- to go at a slow, easy pace; stroll; saunter: He ambled around the town.
- (of a horse) to go at a slow pace with the legs moving in lateral pairs and usually having a four-beat rhythm.
- an ambling gait.
- a slow, easy walk or gentle pace.
- a stroll.
Origin of amble
Synonyms for ambleSee more synonyms for on Thesaurus.com
Related Words for amblingsashay, ramble, drift, wander, mosey, loiter, meander, toddle, saunter, stroll, ankle, dawdle, percolate, gander, boogie
Examples from the Web for ambling
Contemporary Examples of ambling
And he could keep order in the halls just by ambling through them.In The Shadow of Murdered Cops
December 26, 2014
Ambling behind him is a handful of walkers, which Abraham dispatches in a matter of seconds.The Walking Dead’s ‘Self Help’: A Grim Show Displays Its Comedy Streak, and A Major Reveal
November 10, 2014
Each novella in this book unfolds slowly, ambling through expository digressions with confidence.Must Reads: ‘How to Survive the Titanic,’ ‘The Limit,’ and More
Lucy Scholes, Kevin Canfield, Mythili Rao
December 20, 2011
Historical Examples of ambling
She had helped him not to die, and yet to sink into the ambling pace of these defended years.The Prisoner
As I approached it I passed numbers of peasants who were ambling along the road.Outwitting the Hun
In Scott's romances are many allusions to the "ambling palfry."Descriptive Zoopraxography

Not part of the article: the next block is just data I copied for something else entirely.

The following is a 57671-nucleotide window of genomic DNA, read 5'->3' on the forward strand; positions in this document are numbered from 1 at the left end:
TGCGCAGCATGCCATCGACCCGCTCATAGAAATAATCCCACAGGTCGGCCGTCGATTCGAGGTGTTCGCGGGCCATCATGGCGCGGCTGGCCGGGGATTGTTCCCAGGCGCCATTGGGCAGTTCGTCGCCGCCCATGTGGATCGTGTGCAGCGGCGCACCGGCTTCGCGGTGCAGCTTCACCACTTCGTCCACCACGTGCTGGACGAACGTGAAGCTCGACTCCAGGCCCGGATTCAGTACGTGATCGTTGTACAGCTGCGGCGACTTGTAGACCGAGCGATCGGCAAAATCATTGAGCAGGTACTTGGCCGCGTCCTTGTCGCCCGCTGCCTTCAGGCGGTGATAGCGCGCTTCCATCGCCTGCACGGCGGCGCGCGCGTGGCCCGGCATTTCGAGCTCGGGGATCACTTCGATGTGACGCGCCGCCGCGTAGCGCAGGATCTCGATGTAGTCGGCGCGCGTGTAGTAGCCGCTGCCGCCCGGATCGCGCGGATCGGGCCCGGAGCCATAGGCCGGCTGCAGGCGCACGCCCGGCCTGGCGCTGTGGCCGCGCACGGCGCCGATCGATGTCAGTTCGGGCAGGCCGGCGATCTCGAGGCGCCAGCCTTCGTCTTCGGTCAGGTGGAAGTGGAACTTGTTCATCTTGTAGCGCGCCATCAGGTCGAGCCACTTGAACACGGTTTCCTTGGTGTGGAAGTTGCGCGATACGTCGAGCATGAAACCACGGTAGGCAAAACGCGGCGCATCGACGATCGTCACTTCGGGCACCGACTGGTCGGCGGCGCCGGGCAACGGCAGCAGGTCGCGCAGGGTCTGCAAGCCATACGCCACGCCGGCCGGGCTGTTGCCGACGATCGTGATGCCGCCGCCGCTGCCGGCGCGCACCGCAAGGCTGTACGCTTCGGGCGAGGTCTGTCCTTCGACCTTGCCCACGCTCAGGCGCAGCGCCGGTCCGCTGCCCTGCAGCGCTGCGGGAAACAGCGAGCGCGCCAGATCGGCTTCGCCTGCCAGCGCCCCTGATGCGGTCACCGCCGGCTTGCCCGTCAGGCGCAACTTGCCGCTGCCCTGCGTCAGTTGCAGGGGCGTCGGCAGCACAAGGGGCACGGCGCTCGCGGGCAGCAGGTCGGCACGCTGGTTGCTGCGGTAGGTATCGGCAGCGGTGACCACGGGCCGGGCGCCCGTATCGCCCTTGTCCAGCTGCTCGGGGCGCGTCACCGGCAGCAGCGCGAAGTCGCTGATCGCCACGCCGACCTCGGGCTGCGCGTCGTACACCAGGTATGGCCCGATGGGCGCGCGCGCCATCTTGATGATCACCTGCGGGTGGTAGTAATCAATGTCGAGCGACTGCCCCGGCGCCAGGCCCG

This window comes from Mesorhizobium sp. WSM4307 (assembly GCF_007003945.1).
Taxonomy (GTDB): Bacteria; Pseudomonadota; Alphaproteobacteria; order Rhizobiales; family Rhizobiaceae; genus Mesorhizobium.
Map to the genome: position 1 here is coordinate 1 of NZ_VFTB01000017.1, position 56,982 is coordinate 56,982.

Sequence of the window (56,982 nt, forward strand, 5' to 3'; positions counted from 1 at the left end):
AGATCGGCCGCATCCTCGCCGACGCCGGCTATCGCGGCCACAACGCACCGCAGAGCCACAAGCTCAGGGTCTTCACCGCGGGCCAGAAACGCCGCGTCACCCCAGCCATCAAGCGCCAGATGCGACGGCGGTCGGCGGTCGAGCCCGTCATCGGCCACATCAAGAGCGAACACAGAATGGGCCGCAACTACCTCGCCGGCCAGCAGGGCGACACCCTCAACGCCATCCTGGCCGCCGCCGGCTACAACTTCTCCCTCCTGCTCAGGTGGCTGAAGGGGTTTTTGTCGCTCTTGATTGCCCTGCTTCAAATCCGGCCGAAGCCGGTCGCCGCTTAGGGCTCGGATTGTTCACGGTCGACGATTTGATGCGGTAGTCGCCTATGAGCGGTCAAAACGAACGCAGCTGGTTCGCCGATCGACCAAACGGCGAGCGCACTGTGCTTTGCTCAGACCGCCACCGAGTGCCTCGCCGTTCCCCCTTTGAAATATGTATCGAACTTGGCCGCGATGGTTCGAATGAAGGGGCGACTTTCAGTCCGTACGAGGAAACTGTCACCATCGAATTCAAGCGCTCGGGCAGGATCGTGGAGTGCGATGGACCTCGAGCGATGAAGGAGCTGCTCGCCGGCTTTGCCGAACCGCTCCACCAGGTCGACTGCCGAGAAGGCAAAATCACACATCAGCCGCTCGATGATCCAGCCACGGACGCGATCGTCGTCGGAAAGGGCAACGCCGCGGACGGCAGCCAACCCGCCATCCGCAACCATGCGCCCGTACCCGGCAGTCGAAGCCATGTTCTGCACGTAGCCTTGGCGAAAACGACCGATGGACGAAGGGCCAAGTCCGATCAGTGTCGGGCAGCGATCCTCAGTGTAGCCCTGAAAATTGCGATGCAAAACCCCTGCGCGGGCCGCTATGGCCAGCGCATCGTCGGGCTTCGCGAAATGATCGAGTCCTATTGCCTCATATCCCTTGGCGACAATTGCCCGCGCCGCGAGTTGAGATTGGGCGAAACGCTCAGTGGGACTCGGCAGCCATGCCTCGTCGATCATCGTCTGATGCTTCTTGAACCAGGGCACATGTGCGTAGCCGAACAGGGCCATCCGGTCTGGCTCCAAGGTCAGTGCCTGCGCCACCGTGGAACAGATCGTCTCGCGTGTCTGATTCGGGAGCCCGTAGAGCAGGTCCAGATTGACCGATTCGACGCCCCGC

Vince came running to investigate the shots, with Jeb ambling behind.The Lone Ranger Rides
Close behind was that amazing devil, Ginger, ambling easily.John Brown
Captain R. W. Campbell
- to walk at a leisurely relaxed pace
- (of a horse) to move slowly, lifting both legs on one side together
- to ride a horse at an amble or leisurely pace
- a leisurely motion in walking
- a leisurely walk
- the ambling gait of a horse
Word Origin for amble
Word Origin and History for ambling
early 14c., from Old French ambler "walk as a horse does," from Latin ambulare "to walk, to go about, take a walk," perhaps a compound of ambi- "around" (see ambi-) and -ulare, from PIE root *el- "to go" (cf. Greek ale "wandering," alaomai "wander about;" Latvian aluot "go around or astray"). Until 1590s used only of horses or persons on horseback. Related: Ambled; ambling. As a noun, from late 14c.